Kwaata-nihtaawakihk: A Hard Birth tells the story of the creation of Manitoba from a Métis perspective, a history that has much to teach us today. Through artwork and archival materials, the exhibition highlights evidence of not only the struggle, but also of the hope, resilience, and dreamings of the Métis Nation, as well as the Anishinaabek, Cree, and Europeans who have helped shape this province. The artworks in this stunning show evince incredible beauty and depth of thought.

— Dr. Stephen Borys, Director & CEO, WAG-Qaumajuq

Support

The WAG thanks supporting sponsors the Manitoba Métis Federation and Infinity Women Secretariat.

 

Associated Links
Kwaata-nihtaawakihk: A Hard Birth
Kwaata-nihtaawakihk: A Hard Birth Opening

Tapwe Talk
Curator Tours
Mawachihitotaak (Let’s Get Together) Métis Studies Symposium

 

Stay Connected

Follow us on Facebook, Twitter, and Instagram #atwag #hardbirth

 

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For more information or to arrange interviews, please contact:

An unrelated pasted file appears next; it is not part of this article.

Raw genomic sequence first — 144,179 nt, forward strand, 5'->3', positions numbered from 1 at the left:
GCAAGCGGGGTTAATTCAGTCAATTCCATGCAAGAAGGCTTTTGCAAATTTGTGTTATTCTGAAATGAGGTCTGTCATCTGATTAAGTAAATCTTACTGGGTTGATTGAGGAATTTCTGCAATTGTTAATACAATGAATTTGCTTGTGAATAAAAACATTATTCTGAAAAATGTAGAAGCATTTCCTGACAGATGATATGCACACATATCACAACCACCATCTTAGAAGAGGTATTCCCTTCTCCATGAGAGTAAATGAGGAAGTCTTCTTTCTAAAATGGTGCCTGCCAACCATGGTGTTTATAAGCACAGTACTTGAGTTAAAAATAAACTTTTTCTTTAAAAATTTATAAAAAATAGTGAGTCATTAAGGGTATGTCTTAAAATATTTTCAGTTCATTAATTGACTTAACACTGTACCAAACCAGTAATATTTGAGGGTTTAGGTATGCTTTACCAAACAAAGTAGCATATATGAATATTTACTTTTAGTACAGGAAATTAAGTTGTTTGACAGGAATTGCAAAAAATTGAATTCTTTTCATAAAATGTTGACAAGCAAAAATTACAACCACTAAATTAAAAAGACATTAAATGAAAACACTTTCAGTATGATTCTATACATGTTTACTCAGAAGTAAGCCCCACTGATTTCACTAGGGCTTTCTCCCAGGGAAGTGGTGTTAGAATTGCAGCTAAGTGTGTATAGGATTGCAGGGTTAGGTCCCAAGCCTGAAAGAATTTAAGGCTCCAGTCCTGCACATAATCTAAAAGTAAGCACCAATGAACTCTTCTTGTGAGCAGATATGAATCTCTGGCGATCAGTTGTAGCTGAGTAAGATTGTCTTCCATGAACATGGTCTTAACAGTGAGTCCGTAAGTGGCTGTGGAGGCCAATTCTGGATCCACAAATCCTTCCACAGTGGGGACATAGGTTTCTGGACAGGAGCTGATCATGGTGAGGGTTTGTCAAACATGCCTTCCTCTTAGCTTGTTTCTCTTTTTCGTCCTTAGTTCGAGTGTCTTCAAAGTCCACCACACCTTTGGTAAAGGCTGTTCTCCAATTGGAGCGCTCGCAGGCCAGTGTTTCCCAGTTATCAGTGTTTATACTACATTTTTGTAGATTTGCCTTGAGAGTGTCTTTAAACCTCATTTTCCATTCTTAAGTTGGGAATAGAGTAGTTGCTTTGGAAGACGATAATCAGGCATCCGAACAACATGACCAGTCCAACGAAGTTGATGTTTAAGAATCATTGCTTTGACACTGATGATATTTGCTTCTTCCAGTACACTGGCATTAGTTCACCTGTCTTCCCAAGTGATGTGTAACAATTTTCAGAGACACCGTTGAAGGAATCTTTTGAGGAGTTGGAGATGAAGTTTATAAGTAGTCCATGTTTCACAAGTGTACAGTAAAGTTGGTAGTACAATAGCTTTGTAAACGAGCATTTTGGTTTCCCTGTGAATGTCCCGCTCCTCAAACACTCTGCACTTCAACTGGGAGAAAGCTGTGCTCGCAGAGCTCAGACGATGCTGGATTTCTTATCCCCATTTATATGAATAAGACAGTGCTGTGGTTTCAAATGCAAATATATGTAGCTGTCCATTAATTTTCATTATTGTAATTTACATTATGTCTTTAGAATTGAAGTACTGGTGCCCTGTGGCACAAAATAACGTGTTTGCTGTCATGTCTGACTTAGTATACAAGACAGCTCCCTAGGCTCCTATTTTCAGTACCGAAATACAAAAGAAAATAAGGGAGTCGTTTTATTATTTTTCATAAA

Hanna Waswa
Public Relations Officer
Winnipeg Art Gallery
204.789.1295
hwaswa@wag.ca

Amy Rebecca Harrison
Manager of Engagement
Winnipeg Art Gallery
204.789.1347
aharrison@wag.ca

 

The Winnipeg Art Gallery (WAG)-Qaumajuq is a cultural advocate using art to connect, inspire, and inform. Playing a dynamic role in the community, we are a place for learning, dialogue, and enjoyment through art. Opened in March 2021, Qaumajuq connects to the WAG on all levels, celebrating the largest public collection of contemporary Inuit art in the world. The new WAG-Qaumajuq cultural campus is now one of the largest art museums in Canada. To learn more visit wag.ca.